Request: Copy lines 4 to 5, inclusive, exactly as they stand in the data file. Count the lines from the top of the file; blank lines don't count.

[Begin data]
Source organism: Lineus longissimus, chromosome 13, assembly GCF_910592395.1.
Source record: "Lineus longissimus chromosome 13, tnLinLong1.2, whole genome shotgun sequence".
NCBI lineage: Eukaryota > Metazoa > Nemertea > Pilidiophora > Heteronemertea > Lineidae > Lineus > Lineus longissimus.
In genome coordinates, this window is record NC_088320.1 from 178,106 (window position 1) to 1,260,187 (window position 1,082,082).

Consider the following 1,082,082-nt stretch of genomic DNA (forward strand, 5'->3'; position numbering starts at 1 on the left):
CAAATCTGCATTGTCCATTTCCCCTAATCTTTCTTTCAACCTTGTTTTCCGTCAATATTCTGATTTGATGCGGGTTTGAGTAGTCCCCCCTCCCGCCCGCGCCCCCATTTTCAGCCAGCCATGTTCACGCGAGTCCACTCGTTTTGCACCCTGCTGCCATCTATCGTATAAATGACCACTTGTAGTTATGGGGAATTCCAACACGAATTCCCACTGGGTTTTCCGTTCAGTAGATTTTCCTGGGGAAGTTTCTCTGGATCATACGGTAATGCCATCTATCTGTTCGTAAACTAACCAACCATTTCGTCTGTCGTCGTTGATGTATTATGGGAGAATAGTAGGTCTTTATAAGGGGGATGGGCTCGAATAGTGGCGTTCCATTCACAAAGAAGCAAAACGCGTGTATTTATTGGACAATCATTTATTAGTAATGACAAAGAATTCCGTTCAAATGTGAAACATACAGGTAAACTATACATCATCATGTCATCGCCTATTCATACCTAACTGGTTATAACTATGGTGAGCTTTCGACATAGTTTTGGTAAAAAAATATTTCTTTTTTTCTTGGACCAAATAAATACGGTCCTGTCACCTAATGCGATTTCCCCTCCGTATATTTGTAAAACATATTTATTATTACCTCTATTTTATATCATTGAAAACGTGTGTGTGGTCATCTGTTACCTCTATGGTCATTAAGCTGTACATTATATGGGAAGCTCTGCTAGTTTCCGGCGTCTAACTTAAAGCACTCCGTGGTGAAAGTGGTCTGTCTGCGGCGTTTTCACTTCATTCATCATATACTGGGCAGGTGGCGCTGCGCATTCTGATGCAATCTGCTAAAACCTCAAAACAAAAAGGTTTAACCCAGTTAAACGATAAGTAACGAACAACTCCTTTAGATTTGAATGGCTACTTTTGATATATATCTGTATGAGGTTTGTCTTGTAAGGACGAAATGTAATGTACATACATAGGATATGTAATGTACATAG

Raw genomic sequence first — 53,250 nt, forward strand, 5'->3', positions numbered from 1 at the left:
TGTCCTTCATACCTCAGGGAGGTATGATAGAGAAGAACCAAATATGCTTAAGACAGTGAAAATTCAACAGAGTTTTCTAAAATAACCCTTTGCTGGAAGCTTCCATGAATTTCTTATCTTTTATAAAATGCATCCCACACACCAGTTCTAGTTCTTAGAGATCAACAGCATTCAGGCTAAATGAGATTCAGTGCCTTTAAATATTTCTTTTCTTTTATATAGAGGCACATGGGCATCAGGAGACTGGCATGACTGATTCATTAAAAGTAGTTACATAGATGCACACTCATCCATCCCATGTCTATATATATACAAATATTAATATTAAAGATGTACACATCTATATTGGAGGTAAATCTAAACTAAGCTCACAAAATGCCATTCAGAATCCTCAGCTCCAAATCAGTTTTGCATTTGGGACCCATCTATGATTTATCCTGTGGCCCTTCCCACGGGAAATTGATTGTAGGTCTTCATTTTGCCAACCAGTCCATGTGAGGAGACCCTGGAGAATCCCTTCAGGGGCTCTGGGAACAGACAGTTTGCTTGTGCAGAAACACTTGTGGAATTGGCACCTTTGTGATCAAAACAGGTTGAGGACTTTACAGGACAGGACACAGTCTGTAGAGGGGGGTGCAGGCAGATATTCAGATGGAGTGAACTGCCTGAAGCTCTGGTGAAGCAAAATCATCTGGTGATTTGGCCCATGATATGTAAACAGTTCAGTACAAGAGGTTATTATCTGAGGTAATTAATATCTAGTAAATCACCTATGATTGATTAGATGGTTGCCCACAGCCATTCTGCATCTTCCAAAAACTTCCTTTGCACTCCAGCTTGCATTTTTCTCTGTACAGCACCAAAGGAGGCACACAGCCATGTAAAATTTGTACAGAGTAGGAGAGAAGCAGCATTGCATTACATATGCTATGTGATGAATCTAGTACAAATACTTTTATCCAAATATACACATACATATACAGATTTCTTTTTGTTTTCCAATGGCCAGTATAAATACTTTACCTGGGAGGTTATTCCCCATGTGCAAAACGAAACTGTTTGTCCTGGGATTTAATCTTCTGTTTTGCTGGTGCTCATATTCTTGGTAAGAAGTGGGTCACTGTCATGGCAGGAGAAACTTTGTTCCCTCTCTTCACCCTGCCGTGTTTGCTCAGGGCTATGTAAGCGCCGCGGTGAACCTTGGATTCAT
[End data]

In genome coordinates, this window is record NC_088320.1 from 178,106 (window position 1) to 1,260,187 (window position 1,082,082).

Consider the following 1,082,082-nt stretch of genomic DNA (forward strand, 5'->3'; position numbering starts at 1 on the left):